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The HTML page you use for your desktop item must be small. I don't mean bytewise, but physical size. My desktop item measures 210 pixels wide and 100 pixels tall. Users don't want desktop items that take up the whole screen. They just want it to sit in the corner. From what I've read, you should make your desktop item take up no more than one-sixth the area of the screen, equivalent to about 200x200 pixels. Your desktop item only has to have a couple lines. Mine is for my HTML4 e-letter. It is updated every week (it's a weekly e-letter). My desktop item has a link to the online issue and gives a 2-3 line outline of the current issue. When you make the Web page, be sure to include technologies such as DHTML, CSS and HTML4. You know the user will be using IE4, so take advantage of what that browser has to offer.

Red_CurlyC035.gif (995 bytes) CREATE THE CDF FILE

Once you have the HTML page, you need to create a Channel Definition Format (CDF) file that takes care of the whole download and update thing. CDF files are written in XML (the brother of HTML). Here is an example CDF file:

<?XML version="1.0"?>

<IntervalTime DAY="7" />
<EarliestTime HOUR="12"/>
<LatestTime HOUR="18"/>

<Item HREF="http://www.flamingolingo.com">

<Title>FlamingoLingo Desktop Item</Title> <!-- Required -->

<Usage VALUE="DesktopComponent">    <!-- Required -->
<OpenAs VALUE="HTML"/>        <!-- "HTML" (default) or "Image" -->
<Width VALUE="200" />        <!-- Width in pixels -->
<Height VALUE="80" />        <!-- Height in pixels -->
<CanResize VALUE="No"/>        <!-- Yes (default) or No -->

</Item>    <!-- Other Item tags may go here. IE4 won't display them
anywhere, but -->
<!-- will use them for site crawling and place them in the user's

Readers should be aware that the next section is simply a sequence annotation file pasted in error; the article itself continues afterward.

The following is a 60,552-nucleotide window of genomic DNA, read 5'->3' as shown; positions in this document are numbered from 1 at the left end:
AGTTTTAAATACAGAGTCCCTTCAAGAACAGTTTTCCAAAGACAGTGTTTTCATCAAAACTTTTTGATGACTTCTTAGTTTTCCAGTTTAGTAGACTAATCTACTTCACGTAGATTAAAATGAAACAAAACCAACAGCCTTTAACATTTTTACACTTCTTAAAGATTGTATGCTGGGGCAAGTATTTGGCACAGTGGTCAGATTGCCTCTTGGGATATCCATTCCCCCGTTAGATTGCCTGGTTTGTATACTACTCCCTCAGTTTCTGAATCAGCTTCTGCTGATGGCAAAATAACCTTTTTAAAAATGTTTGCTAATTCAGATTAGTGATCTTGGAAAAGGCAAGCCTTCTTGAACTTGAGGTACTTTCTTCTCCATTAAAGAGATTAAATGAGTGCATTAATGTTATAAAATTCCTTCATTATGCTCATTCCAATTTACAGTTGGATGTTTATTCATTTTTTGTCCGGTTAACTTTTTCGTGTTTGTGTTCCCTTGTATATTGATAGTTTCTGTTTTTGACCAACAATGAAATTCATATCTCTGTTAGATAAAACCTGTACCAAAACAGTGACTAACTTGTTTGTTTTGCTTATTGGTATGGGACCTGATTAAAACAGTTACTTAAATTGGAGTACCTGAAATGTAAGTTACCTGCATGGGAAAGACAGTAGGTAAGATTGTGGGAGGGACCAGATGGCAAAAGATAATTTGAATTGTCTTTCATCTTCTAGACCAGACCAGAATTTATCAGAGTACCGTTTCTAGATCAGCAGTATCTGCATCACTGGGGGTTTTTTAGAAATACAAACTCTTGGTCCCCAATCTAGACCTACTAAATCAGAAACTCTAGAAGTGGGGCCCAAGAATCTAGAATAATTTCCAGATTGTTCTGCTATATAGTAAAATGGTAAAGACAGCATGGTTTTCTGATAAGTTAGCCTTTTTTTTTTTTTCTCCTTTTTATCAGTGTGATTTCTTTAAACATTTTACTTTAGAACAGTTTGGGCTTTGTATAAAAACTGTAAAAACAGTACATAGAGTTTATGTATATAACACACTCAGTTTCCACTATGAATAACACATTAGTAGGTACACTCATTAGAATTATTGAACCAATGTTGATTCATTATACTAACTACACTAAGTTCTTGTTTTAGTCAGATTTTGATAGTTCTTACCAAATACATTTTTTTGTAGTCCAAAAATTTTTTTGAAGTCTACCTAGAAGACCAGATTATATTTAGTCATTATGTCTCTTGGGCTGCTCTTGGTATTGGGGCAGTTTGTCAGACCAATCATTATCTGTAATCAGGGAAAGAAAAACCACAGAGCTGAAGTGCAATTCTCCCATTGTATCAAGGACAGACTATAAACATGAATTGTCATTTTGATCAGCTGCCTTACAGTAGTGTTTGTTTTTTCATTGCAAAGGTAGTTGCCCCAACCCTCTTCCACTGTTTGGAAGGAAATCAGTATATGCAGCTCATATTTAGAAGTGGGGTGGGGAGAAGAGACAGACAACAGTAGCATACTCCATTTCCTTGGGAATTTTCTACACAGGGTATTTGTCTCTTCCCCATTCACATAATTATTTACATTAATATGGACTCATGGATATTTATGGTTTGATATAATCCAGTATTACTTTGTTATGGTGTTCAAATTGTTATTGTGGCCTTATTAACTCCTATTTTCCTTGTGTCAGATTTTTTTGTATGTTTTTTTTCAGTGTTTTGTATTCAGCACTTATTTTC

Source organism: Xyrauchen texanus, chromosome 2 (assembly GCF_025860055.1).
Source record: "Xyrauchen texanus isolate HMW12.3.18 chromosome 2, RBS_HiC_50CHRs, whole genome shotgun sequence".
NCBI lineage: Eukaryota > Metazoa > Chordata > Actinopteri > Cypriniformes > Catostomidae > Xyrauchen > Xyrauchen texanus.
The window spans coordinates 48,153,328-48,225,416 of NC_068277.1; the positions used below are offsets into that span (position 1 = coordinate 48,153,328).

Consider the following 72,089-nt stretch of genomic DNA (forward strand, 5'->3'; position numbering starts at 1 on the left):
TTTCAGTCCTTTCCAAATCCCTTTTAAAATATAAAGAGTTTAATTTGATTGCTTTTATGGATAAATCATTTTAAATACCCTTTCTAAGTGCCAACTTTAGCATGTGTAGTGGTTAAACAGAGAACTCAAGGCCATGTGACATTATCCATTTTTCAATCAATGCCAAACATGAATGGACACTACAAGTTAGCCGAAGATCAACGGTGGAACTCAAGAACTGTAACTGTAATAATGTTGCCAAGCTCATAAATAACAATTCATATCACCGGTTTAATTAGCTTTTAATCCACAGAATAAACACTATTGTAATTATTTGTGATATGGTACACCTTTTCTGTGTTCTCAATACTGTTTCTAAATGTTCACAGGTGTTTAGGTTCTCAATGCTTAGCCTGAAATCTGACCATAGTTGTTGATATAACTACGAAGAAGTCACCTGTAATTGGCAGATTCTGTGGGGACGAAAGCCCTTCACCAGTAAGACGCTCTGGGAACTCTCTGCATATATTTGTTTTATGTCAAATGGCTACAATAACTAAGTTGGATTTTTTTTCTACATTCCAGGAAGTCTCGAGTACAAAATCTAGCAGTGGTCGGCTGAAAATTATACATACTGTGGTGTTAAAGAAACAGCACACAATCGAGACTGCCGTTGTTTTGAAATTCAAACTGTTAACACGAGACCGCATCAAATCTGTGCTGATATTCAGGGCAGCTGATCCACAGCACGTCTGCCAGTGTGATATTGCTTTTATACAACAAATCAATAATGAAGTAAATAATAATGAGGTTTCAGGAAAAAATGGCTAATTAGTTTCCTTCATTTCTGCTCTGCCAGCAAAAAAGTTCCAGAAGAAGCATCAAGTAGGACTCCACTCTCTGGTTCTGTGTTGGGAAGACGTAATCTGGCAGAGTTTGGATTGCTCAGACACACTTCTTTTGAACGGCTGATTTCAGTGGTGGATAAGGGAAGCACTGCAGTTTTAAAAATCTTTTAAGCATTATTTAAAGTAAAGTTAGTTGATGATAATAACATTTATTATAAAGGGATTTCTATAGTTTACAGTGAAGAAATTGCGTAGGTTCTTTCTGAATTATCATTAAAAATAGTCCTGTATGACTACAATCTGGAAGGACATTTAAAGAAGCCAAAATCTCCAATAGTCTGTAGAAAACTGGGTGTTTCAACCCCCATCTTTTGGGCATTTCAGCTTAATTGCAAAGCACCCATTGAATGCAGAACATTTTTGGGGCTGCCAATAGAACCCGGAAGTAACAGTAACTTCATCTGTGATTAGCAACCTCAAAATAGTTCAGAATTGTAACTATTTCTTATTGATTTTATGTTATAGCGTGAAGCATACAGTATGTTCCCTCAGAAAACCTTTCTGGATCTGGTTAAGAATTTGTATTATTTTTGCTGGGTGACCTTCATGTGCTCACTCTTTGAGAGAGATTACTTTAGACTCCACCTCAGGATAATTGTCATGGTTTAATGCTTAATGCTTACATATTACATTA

cache. -->

<Item HREF="http://www.flaminglingo.com/somepage.html


You would save that in text format with the suffix .cdf. After the opening XML and channel tags, we have the schedule tag. The IntervalTime is how often you want the desktop item to be updated. Set this to as often as you update the HTML page you created earlier. EarliestTime and LatestTime are the earliest and latest times you want the desktop item to be updated. If your desktop item is popular, you are going to want the two times to be fairly separated. If everyone were to update their desktop item at the same times, phone lines would get clogged and the download would be very slow.

The Item tag is the HTML page that will serve as desktop item. Next you have the title of the desktop item. This is needed so that when a user goes to manage his desktop items (right-click desktop, Active Desktop, Customize my Desktop...), there will be a title for the desktop item you created. The usage tag is where you set up the size and other things for your desktop item. The first item is required. It is the page that shows up on the desktop. You can
optionally have other Item tags. These HTML pages (or any other document) will now be shown, but rather placed in the user's cache. You need to do this if the first HTML page makes reference to another page or document. Most of you will not need to use this.

Red_CurlyC035.gif (995 bytes) POST THE CDF FILE

FTP the CDF file and the HTML pages that you created to your Web server to that Web surfers may download the desktop item to their computers.


Now you want to offer the desktop item to your users. You need to create a link to the CDF file. Do this just as you would make an regular link, except trade the CDF file for the HTML page in regular links. You can also get that cool "Add to Active Desktop" button. This button is available from the Microsoft site
(http://www.microsoft.com/sitebuilder). This is probably the way you want to go because the button is special. Only if the user is using IE4+ will he be able to download the desktop item. If the user is using another browser, he is redirected to a page that says you need IE4 to download the desktop item.

This tutorial is written and contributed by Matthew Clemente, professional web designer and owner of FlamingoLingo.com Visit FlamingoLingo for tutorials and tips on HTML 4, CSS, DHTML, and more. There is also a weekly newsletter you can subscribe to to get all this info delivered to your email!

End of Tutorial

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